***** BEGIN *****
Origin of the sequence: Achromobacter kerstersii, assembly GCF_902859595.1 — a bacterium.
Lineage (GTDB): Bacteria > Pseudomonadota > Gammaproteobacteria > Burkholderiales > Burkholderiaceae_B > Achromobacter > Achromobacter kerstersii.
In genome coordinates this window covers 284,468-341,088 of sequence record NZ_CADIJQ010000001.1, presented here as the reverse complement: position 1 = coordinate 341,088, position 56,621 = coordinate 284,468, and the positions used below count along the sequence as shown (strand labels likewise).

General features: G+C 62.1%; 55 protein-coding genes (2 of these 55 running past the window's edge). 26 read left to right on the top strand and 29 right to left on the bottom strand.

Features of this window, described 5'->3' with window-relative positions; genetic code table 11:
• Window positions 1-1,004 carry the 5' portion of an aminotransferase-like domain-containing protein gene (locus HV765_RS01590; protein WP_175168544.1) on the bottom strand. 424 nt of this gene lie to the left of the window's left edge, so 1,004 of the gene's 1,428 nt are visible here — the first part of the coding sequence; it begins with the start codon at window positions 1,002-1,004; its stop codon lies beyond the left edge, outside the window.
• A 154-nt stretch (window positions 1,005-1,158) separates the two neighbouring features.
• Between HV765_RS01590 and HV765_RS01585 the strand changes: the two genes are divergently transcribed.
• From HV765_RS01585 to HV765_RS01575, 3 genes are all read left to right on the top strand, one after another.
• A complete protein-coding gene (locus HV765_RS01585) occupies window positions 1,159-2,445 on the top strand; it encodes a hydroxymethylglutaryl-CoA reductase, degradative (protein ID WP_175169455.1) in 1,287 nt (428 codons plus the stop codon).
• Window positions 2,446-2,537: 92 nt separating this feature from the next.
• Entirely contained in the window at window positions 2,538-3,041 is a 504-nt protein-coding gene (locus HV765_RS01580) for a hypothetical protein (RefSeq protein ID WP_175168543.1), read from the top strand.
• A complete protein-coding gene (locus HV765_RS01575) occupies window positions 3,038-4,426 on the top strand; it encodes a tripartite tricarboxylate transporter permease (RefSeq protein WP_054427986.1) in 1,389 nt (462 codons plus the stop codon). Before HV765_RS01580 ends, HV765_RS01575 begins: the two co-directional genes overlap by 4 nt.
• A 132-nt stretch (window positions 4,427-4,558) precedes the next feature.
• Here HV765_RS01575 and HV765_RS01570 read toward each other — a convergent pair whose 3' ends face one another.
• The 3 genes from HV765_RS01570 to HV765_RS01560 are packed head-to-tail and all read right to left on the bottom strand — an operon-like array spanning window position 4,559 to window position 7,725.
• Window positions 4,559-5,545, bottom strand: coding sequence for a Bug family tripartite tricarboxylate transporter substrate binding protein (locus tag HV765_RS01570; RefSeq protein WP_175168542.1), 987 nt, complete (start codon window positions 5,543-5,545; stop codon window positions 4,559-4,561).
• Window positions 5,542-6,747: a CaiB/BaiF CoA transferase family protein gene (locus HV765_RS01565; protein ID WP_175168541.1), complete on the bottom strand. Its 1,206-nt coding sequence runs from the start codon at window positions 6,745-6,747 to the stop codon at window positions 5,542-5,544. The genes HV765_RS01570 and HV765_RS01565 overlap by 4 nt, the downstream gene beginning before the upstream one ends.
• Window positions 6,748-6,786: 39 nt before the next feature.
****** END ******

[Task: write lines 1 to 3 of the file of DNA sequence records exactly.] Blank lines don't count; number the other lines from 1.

Origin of the sequence: Achromobacter kerstersii, assembly GCF_902859595.1 — a bacterium.
Lineage (GTDB): Bacteria > Pseudomonadota > Gammaproteobacteria > Burkholderiales > Burkholderiaceae_B > Achromobacter > Achromobacter kerstersii.
In genome coordinates this window covers 284,468-341,088 of sequence record NZ_CADIJQ010000001.1, presented here as the reverse complement: position 1 = coordinate 341,088, position 56,621 = coordinate 284,468, and the positions used below count along the sequence as shown (strand labels likewise).